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February 14, 2006 > A treat for all ages

A treat for all ages

by Todd Griffin

A million years ago, the east bay was low-lying, marshy savannah, marked by rivers, lakes, and extensive wooded areas. It was home to such beasts as mammoths, saber-toothed cats, camels, and giant bears. In the 1940s, a fossil site of considerable scientific importance was discovered in Irvington, near Hwy 680 and Washington Blvd., containing a wealth of fossil remains from these and other ancient animals.

The Math Science Nucleus, founded in 1982, is a non-profit organization dedicated to preserving and displaying these fossils as part of its overall mission to provide science information and education to students, teachers, administrators, and the community at large. To promote this mission, the Nucleus offers an excellent science curriculum that is utilized in classrooms worldwide, the Wes Gordon Museum housing fossils and related natural science exhibits, and a broad array of other activities and programs.

In addition, a lecture series focused on paleontology is being offered this year for the first time. The material is appropriate for serious students aged seven and up, as well as interested adults, making it a fun and educational family outing. Dr. Joyce Blueford, Nucleus co-founder and President of the Board of Directors, delivers these "museum lectures" the second Saturday of each month. Each one-hour session consists of a 30 to 40 minute lecture followed by a hands-on experience.

"The lectures are trying to put these fossils in some kind of perspective," explained Dr. Blueford. "I want to tell the whole story, starting locally and moving outward. I'm trying to create an understanding of how they fit into the whole scheme of things." In January, Dr. Blueford presented the story of the Irvington Fossils to a group ranging in age from eight to 85. On Feb.11 she spoke on Fossilization to another eager and appreciative audience. Future lecture dates and topics are listed below, with Dr. Blueford's descriptive comments.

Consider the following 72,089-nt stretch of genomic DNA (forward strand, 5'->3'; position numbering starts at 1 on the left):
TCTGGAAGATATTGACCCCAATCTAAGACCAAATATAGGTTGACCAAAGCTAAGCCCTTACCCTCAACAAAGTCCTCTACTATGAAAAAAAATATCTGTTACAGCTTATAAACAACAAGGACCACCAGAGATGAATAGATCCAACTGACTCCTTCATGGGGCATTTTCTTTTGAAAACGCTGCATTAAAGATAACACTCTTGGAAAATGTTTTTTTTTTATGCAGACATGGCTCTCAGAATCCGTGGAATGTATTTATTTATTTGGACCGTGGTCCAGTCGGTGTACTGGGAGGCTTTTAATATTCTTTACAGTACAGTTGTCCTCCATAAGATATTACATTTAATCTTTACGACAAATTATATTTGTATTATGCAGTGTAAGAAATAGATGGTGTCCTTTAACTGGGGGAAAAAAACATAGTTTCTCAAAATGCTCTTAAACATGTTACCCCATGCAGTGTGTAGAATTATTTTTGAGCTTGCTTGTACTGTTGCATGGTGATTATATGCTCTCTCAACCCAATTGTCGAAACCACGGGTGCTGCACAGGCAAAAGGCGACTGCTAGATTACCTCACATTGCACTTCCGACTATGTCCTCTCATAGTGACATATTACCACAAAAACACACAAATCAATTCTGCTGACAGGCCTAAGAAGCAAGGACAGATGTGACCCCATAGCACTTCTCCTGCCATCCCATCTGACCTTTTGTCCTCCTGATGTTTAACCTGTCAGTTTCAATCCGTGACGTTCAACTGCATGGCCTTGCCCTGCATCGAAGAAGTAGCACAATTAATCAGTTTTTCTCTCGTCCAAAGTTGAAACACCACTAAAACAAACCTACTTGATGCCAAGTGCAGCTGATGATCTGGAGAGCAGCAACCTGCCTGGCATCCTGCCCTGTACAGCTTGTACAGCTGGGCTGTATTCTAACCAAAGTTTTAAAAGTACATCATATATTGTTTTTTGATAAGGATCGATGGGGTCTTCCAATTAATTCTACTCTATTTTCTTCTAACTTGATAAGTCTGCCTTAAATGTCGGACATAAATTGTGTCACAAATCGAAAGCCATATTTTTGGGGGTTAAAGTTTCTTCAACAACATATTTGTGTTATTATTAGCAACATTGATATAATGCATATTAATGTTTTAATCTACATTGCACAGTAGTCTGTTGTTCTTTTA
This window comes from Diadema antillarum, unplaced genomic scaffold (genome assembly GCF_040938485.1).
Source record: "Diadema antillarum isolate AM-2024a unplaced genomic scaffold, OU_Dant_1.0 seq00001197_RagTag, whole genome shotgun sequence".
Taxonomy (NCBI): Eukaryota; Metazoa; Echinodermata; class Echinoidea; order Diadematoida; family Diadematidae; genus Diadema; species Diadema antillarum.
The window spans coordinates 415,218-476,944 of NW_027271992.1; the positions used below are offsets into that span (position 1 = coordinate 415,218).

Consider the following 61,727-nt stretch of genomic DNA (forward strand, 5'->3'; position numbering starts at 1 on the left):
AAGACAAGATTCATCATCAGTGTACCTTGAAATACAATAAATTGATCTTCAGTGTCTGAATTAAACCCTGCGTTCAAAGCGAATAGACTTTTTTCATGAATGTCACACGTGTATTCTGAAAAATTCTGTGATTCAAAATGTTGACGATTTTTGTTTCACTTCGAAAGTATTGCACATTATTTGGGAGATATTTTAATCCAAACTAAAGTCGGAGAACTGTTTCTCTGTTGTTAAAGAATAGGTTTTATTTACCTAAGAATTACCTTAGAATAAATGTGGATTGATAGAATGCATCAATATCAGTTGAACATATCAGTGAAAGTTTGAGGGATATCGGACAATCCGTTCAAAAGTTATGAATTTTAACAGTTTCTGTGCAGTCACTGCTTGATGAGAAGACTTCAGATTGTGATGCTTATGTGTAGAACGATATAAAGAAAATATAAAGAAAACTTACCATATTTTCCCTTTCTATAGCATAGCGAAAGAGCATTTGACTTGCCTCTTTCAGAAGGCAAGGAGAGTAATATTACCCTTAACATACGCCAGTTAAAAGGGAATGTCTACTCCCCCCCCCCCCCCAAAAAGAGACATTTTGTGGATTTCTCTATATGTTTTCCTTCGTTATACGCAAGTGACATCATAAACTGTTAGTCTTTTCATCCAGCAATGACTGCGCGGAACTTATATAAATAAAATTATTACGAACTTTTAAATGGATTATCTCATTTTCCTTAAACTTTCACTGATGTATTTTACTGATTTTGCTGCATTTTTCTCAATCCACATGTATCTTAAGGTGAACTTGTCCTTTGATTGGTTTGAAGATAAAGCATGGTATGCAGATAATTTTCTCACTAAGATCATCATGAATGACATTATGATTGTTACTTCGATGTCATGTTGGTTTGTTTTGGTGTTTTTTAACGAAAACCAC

Looking to the future, the Nucleus will continue to build curricula for primary and secondary education, as well as hosting three to five groups of school children weekly at the museum. It is hoped that someday the museum will expand to include the entire building where it is currently located on Eggers Drive and Fremont Boulevard in Fremont; donations are gratefully accepted. Museum personnel have also engaged in discussions with the city of Fremont aimed toward preserving the Bell Quarry, source of the Irvington fossils, as an historic park.

Success of the museum lecture series bodes well for similar events and seminars in the future. Dr. Blueford has agreed to deliver lectures in conjunction with Fremont's 50th anniversary celebration this year. She says that after 24 years of building the Nucleus, her motivation has not diminished. "I like seeing people learn. They get all excited about something they may have walked right by and never noticed. Just opening their eyes is definitely a good feeling."

The following is a listing of future lecture and hands-on sessions at the Math-Science Nucleus and Wes Gordon Fossil Museum:

  • March 11: Mammoths and Mastodons. The American mastodon roamed North America from at least 3.75 million to 11,000 years ago. Mastodons, along with mammoths and modern elephants, are members of the order Proboscidea. Three species of mammoths lived on the mainland of the United States at the end of the last Ice Age: the Columbian mammoth, Jefferson's mammoth, and the woolly mammoth.

  • April 8: The Hayward Fault and the Irvington Fossils. The Hayward fault is part of the complex plate boundary system in central California and is a major branch of the San Andreas Fault System. The uplift exposes the fossils in the Fremont area. Clues from the fossils and gravels help to unravel some of the mysteries of ancient California.

  • May 13: Fossils of the San Francisco Bay Area. The Fremont Irvington Fossils are not the only fossils in the East Bay. There are older mammal faunas from Mt. Diablo, marine shells near Mission Peak, ammonites in Castro Valley, as well as giant oysters. This lecture and lab will look at these localities and specimens and what they mean in unraveling ancient times.

  • June 10: California During the Ice Age. Even though the Ice Age presents to mind large glaciers covering large landmasses to the north in Canada, California was not cold in many places. We will look at how northern and southern California were really vacation spots for many species.

    All lectures begin at 4:00 p.m. at the Eggers facility. Cost is $2 for Nucleus members and $3 for non-members. Register at or (510) 790-6284. Walk-ins are accepted on a space-available basis.

    Science Lectures
    Math Science Nucleus
    4074 Eggers Dr., Fremont
    (510) 790-6284
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